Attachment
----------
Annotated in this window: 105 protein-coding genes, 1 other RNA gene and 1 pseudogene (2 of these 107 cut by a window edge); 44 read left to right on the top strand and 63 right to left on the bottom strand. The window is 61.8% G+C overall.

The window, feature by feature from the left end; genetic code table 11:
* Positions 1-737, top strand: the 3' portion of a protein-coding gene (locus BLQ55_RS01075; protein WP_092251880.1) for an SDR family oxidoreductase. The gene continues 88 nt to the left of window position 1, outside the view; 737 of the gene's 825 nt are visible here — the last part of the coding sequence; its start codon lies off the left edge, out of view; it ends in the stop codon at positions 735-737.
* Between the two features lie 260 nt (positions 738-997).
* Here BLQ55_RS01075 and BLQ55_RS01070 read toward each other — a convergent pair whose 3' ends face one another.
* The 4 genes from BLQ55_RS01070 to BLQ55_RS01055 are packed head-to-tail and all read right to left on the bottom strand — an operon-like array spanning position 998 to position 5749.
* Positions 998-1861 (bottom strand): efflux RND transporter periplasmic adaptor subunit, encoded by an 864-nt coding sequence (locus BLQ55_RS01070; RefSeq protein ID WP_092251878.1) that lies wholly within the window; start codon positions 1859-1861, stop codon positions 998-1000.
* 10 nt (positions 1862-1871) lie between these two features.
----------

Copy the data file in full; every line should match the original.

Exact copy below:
Annotated in this window: 105 protein-coding genes, 1 other RNA gene and 1 pseudogene (2 of these 107 cut by a window edge); 44 read left to right on the top strand and 63 right to left on the bottom strand. The window is 61.8% G+C overall.

The window, feature by feature from the left end; genetic code table 11:
* Positions 1-737, top strand: the 3' portion of a protein-coding gene (locus BLQ55_RS01075; protein WP_092251880.1) for an SDR family oxidoreductase. The gene continues 88 nt to the left of window position 1, outside the view; 737 of the gene's 825 nt are visible here — the last part of the coding sequence; its start codon lies off the left edge, out of view; it ends in the stop codon at positions 735-737.
* Between the two features lie 260 nt (positions 738-997).
* Here BLQ55_RS01075 and BLQ55_RS01070 read toward each other — a convergent pair whose 3' ends face one another.
* The 4 genes from BLQ55_RS01070 to BLQ55_RS01055 are packed head-to-tail and all read right to left on the bottom strand — an operon-like array spanning position 998 to position 5749.
* Positions 998-1861 (bottom strand): efflux RND transporter periplasmic adaptor subunit, encoded by an 864-nt coding sequence (locus BLQ55_RS01070; RefSeq protein ID WP_092251878.1) that lies wholly within the window; start codon positions 1859-1861, stop codon positions 998-1000.
* 10 nt (positions 1862-1871) lie between these two features.